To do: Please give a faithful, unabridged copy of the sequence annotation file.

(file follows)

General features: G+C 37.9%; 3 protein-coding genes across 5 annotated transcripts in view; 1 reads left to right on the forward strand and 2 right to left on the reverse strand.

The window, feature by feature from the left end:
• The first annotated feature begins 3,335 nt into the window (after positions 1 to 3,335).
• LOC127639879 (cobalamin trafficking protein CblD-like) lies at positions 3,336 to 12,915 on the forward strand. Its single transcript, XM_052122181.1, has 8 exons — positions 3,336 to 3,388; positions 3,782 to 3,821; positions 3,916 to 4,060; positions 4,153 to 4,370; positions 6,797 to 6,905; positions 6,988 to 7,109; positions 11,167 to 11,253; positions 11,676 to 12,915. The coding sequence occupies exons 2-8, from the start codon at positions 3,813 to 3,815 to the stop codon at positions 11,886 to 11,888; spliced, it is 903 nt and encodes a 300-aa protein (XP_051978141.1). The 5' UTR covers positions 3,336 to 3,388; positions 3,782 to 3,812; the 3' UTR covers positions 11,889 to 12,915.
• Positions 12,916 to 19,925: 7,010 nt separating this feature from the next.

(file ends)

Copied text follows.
General features: G+C 37.9%; 3 protein-coding genes across 5 annotated transcripts in view; 1 reads left to right on the forward strand and 2 right to left on the reverse strand.

The window, feature by feature from the left end:
• The first annotated feature begins 3,335 nt into the window (after positions 1 to 3,335).
• LOC127639879 (cobalamin trafficking protein CblD-like) lies at positions 3,336 to 12,915 on the forward strand. Its single transcript, XM_052122181.1, has 8 exons — positions 3,336 to 3,388; positions 3,782 to 3,821; positions 3,916 to 4,060; positions 4,153 to 4,370; positions 6,797 to 6,905; positions 6,988 to 7,109; positions 11,167 to 11,253; positions 11,676 to 12,915. The coding sequence occupies exons 2-8, from the start codon at positions 3,813 to 3,815 to the stop codon at positions 11,886 to 11,888; spliced, it is 903 nt and encodes a 300-aa protein (XP_051978141.1). The 5' UTR covers positions 3,336 to 3,388; positions 3,782 to 3,812; the 3' UTR covers positions 11,889 to 12,915.
• Positions 12,916 to 19,925: 7,010 nt separating this feature from the next.